12. it would be interesting to see what percentage of staff at the FSA would pay for advice…that would be a good acid test…my bet is it would be very low. Who cares certainly not the FSA…if they did they would have completed more consultation instead of launching something not even the public want! To the guy above who said paeopl need to wake up to the fact that someone is going to have to start to pay! Clients already pay through the charges which are hugely transparant….you have to disclose commissions etc about 5 times during the process! All that commission does is create a factoring system for fees, much in the same way as buying a car on HP (with no commission disclosure!)..I don’t see the FSA trying to stop HP on cars and forcing people to buy their cars with Cash. I agree that the current commission structure needs to be looked at but the public at least deserve a choice…Fees of commission spread of a number of years! Another FSA bodge job!

  13. £670 for full advice – Where did they get figure from – a bankassurer or an insurers direct sales arm I would suspect.
    Try asking a good IFA firm what they would charge for a full financial advice service.
    I thing the ABI are again devaluing the cost of true impartial advice

  14. As far as I can see the figures aren’t even explained in this article. Are clients prepared to pay £300 per hour or just £300? What is this full financial advice and what lunatic is prepared to charge just £670 for 8 hours work, fsa fees, fos and pi, as well as associated risk. I heart the ABI. Don’t rise to the bait…wait, I just have…DOH!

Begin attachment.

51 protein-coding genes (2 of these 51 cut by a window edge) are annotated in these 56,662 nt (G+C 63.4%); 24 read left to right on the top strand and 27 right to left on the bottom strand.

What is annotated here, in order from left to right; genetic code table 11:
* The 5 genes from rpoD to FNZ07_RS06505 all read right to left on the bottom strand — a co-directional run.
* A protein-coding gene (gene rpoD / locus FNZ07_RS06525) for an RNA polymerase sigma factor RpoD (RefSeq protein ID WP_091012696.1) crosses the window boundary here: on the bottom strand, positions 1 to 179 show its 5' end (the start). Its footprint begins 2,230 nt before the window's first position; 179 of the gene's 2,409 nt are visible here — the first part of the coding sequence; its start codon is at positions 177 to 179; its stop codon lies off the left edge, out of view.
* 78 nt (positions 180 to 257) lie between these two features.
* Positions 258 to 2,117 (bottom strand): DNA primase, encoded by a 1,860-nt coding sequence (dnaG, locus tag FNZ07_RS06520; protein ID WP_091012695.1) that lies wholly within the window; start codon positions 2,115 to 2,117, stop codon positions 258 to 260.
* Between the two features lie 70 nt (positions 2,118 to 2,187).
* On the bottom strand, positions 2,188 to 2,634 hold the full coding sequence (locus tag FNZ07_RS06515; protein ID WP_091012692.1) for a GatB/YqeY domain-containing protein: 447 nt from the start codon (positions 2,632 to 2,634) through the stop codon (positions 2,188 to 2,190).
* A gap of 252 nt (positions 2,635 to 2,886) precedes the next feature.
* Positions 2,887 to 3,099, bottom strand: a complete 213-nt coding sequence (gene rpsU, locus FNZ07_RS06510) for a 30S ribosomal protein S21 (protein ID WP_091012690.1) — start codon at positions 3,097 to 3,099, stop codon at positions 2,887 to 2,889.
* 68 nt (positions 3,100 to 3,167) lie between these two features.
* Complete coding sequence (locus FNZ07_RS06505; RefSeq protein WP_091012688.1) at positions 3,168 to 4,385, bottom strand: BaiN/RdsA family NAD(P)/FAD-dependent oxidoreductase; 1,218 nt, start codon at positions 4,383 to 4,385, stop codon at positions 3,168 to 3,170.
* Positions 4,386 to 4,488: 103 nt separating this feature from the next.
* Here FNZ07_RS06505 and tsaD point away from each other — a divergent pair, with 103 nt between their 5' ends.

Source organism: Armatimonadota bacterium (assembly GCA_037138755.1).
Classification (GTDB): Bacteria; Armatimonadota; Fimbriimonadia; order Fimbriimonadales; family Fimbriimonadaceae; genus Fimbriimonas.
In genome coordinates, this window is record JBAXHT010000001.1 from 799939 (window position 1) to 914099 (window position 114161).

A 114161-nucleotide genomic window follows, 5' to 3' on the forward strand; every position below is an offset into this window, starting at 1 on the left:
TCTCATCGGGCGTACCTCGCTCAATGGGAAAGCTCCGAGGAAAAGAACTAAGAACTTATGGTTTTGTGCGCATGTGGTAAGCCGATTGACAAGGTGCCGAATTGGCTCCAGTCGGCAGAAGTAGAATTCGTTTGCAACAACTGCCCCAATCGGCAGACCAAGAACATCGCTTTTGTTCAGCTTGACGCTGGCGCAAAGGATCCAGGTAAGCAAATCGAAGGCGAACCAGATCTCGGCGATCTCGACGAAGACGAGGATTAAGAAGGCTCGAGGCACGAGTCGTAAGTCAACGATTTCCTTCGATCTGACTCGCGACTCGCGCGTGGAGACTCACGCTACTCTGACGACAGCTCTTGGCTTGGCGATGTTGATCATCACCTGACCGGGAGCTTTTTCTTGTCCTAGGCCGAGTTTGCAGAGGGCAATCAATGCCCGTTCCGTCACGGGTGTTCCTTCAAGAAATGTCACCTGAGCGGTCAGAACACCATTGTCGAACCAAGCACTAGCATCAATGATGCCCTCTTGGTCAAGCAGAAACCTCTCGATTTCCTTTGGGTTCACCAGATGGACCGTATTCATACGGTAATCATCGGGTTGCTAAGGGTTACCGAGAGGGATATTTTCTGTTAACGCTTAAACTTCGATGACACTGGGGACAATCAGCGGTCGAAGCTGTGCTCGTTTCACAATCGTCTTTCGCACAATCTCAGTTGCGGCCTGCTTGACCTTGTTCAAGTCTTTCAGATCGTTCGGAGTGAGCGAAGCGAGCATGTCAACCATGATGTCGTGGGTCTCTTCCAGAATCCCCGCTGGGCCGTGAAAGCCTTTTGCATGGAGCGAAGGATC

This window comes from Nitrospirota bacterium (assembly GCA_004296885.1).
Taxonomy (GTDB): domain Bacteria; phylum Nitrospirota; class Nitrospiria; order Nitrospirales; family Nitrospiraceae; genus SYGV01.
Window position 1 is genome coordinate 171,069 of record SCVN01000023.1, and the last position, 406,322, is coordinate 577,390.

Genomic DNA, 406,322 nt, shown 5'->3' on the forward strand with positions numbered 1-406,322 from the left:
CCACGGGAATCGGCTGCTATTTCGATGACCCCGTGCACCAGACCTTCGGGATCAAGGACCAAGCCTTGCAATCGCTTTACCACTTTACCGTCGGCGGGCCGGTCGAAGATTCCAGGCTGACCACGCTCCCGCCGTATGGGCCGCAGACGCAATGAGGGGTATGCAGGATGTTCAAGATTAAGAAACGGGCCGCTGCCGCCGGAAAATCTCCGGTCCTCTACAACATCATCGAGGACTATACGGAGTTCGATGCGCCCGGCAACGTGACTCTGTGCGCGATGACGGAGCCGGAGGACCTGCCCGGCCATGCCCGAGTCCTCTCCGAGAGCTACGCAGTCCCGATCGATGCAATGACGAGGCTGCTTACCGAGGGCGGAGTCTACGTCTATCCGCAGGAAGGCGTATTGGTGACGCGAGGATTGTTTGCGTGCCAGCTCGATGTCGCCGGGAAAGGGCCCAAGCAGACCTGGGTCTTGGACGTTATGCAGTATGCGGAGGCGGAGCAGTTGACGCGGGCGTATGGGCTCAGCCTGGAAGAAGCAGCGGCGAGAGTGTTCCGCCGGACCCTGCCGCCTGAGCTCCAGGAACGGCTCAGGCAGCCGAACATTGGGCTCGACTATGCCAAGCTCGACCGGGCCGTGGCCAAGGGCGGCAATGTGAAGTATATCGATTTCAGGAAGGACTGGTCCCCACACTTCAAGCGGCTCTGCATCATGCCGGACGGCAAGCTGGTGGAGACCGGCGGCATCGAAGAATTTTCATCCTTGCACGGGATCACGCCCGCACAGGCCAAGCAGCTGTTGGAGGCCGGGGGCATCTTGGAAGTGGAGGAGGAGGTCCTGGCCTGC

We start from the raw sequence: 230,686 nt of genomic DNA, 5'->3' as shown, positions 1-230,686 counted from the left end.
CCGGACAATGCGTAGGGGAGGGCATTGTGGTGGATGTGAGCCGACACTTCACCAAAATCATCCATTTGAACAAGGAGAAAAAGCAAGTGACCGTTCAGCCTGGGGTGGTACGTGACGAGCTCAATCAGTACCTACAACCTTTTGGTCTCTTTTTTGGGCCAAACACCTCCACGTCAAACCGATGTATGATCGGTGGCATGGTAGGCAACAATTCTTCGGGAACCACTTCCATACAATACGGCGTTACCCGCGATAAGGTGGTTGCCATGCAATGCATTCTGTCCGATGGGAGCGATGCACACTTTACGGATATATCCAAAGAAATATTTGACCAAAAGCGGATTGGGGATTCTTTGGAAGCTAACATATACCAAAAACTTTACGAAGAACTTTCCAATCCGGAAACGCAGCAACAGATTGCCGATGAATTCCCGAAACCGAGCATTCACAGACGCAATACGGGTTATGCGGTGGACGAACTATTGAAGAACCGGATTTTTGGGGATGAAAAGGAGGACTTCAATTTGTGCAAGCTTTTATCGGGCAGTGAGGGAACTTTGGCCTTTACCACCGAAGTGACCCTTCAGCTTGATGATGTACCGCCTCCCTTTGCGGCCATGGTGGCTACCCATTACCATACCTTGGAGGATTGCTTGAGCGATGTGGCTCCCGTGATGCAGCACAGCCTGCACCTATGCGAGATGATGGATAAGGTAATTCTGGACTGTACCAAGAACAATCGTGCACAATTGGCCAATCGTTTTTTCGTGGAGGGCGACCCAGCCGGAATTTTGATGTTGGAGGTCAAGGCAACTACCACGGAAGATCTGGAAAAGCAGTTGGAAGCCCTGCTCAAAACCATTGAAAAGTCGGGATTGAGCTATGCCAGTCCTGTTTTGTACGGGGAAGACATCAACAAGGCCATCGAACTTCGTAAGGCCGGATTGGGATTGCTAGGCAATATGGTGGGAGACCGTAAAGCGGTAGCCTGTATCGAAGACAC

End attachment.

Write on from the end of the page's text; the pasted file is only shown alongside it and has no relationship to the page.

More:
15. Ian Jones & Associates Ltd 13th April 2011 at 7:01 pm

    Small insignificant piece of research from the ABI promoting their own interests.However, at least it can be classified as research in comparison to the OZ (10 years ago) one quoted by Hector Sants as justification for the RDR.

  16. Another interpretation might be that many members of the public would not be willing to pay a fee up front for the full value of the advice.
    Now if only there was a way they could spread the cost of that advice over a preiod of time, perhaps over 24 months. How that might work, could there be a way for the adviser to factor their fee and the cost of that fee then be paid by the consumer in instalments?
    Maybe we could commission a study…
    Perhaps the FSA could think of a name for it – ?
    How about contingency fees, or consumer agreed remuneration. No wait a minute – Eureka – let’s call it commission … No – too intelligent. Let’s annihilate the industry and remove the one profession which encourages saving, that’s a much better idea, at least it is if you are Hector Sants.

  17. Most IFAs have already done their own research with their existing clients- and we have known this answer for at least two years, but nobody asked our opinion. I’m already out!! My ex clients are like sheep wandering the Moors without a shepherd. Many coming up to retirement, but still ring me for guidance, but will not pay a fee, even for such important issues.

  18. Over half of consumers will not be prepared to pay for financial advice, according to research from the Association of British Insurers. The ABI research asked over 2,500 people about their attitudes to financial advice. NB: This research is far in excess of any research conducted by the FSA.

    The ABI represent many porr product providers no longre suported by IFA and who by definition would benefit by restricted or tied advice where there products can be sold by a captive sales force to an unsuspecting public.